He said he suspected many admissions offices would like the service "as a way to authenticate admissions," but he questioned whether it would really do so, since "the reality is that the essays aren't the most important part" of the process at most colleges.

While he would like to know who has plagiarized, he said, "what's the relative cost?" While a college could pass on the $1 fee by raising application fees, Flagel said that colleges set fees in relation to markets and out of sensitivity to applicants. "So to me the question will be the relative value" of running a check on all applicants.

Poch, of Pomona, said that his staff already knows many places to check for plagiarized essays, and does so as needed. Would he welcome additional help from Turnitin? "If their algorithm were good enough not to flag false positives, maybe so," he said, "if it were part of a Common Application package." But he probably would not spend $1 per essay on his own. "I would need really persuasive evidence that the number of plagiarized essays in our candidate pool warranted such a cynical review," he said.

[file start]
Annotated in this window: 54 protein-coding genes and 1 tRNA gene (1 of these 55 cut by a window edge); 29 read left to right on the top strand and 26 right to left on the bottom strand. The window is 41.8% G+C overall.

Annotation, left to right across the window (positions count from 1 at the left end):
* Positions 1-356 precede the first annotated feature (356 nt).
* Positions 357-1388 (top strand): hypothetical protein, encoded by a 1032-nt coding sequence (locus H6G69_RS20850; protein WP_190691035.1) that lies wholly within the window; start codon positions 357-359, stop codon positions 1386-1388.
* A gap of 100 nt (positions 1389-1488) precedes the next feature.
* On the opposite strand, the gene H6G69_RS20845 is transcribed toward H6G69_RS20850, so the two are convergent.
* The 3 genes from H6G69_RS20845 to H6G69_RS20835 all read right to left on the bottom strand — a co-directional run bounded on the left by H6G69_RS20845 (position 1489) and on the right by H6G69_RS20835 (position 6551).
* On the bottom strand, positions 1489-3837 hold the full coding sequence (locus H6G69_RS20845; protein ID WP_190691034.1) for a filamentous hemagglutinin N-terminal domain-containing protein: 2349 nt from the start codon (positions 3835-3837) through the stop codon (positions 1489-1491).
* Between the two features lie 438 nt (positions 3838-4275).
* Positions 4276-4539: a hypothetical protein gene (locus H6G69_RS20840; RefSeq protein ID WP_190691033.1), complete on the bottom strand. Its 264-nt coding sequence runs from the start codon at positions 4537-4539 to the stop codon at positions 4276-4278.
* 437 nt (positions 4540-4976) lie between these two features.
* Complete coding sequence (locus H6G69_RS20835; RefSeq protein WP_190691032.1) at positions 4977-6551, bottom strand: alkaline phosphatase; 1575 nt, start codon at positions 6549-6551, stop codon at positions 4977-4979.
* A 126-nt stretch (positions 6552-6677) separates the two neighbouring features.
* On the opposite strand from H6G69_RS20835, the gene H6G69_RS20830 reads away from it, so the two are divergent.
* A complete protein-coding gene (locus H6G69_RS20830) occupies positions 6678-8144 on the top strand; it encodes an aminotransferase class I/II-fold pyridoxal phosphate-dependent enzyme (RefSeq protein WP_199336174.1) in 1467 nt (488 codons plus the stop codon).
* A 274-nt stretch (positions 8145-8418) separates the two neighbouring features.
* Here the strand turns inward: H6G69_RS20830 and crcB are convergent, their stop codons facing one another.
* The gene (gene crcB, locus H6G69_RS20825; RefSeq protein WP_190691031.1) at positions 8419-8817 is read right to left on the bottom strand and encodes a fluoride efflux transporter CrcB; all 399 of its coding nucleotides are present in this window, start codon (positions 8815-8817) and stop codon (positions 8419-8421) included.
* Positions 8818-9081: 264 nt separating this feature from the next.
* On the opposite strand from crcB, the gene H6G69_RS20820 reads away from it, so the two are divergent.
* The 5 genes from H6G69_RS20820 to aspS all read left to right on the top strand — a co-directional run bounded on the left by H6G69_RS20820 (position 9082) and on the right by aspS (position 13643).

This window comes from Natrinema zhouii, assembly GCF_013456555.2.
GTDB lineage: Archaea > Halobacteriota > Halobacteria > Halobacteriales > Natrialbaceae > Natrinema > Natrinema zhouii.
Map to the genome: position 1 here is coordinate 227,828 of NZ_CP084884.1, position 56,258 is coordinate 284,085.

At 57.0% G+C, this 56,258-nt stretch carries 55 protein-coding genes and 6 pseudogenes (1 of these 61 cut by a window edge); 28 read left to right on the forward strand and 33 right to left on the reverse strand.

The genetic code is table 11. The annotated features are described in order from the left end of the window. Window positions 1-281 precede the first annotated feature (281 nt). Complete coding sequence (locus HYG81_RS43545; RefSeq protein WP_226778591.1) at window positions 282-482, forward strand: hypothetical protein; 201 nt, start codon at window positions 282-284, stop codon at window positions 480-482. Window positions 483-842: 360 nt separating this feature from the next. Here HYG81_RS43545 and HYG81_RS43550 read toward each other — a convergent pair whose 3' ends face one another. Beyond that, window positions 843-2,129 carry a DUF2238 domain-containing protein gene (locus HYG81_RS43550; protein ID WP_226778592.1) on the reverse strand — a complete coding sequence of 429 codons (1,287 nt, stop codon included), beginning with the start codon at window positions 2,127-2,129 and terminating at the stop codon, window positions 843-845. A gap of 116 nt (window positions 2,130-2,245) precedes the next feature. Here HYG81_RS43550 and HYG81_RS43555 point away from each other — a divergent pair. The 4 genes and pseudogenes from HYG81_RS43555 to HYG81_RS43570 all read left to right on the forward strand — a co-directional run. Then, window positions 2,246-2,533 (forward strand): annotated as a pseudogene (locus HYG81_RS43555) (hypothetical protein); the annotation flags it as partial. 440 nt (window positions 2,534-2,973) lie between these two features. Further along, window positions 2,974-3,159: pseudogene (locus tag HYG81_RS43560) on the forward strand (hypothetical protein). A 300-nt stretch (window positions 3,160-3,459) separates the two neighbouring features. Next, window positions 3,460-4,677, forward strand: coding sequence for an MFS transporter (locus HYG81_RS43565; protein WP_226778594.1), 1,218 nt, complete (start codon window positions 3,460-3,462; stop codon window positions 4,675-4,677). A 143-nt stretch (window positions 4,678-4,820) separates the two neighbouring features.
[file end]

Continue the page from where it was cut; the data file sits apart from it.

And in saying that, Poch said he doesn't doubt that some applicants plagiarize -- just that human beings can detect it. "We do have tools of good judgment to rely upon," he said. "If a candidate submits an essay which is unusually well-written or thoughtful in a way not supported by teacher references and/or SAT, ACT writing scores and the actual essay submitted don't all fit together, the warning flags do go up," he said. "Holistic reading is close reading."